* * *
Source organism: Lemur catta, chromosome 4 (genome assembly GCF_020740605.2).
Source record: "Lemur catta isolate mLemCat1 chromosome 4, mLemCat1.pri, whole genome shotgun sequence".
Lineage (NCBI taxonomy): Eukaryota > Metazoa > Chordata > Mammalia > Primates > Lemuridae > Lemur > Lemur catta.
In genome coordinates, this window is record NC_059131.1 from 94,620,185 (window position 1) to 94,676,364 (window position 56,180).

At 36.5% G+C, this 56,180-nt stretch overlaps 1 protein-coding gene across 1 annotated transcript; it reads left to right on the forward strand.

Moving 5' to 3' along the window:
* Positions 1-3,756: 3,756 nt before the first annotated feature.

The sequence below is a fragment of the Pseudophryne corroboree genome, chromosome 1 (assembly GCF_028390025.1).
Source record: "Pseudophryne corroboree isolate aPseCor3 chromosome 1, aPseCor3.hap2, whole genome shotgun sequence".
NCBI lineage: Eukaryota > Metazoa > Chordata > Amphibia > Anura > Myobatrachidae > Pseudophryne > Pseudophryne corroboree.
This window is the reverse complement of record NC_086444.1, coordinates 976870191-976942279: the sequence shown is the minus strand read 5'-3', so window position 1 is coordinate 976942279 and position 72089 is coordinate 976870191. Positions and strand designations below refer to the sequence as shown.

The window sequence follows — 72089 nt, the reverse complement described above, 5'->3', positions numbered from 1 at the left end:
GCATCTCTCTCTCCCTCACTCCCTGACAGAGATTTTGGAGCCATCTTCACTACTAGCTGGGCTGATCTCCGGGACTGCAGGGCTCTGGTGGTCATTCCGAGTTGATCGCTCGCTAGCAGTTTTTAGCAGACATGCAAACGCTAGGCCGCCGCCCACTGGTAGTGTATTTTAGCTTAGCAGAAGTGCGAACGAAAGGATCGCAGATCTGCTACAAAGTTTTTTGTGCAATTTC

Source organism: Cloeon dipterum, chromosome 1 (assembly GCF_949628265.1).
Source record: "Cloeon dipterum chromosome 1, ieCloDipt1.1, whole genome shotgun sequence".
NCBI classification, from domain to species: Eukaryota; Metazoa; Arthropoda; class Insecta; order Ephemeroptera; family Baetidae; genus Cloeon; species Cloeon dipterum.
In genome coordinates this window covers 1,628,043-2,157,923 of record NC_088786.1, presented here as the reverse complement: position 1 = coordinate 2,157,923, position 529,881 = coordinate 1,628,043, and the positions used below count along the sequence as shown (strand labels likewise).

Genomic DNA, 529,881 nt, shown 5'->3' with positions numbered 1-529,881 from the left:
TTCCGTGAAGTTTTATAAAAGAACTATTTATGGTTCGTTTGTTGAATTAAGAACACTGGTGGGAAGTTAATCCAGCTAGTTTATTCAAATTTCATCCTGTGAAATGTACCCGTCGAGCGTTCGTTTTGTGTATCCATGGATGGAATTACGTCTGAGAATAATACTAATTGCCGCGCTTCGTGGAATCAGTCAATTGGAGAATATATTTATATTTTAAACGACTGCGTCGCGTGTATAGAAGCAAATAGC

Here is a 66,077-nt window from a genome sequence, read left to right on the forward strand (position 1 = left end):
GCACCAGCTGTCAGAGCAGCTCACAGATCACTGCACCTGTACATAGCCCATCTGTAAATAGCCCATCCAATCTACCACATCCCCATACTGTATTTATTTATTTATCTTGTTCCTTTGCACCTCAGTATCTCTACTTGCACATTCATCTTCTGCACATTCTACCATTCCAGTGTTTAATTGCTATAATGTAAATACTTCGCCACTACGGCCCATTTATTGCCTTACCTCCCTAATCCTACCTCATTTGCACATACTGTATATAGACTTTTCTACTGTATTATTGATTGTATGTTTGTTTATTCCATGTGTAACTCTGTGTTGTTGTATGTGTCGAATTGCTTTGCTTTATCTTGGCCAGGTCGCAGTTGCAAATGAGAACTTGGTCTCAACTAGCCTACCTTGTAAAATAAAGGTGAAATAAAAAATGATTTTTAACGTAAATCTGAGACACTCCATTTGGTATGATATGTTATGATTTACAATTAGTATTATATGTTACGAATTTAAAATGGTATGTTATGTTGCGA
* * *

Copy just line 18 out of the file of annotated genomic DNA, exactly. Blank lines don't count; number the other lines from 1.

Genomic DNA, 529,881 nt, shown 5'->3' with positions numbered 1-529,881 from the left: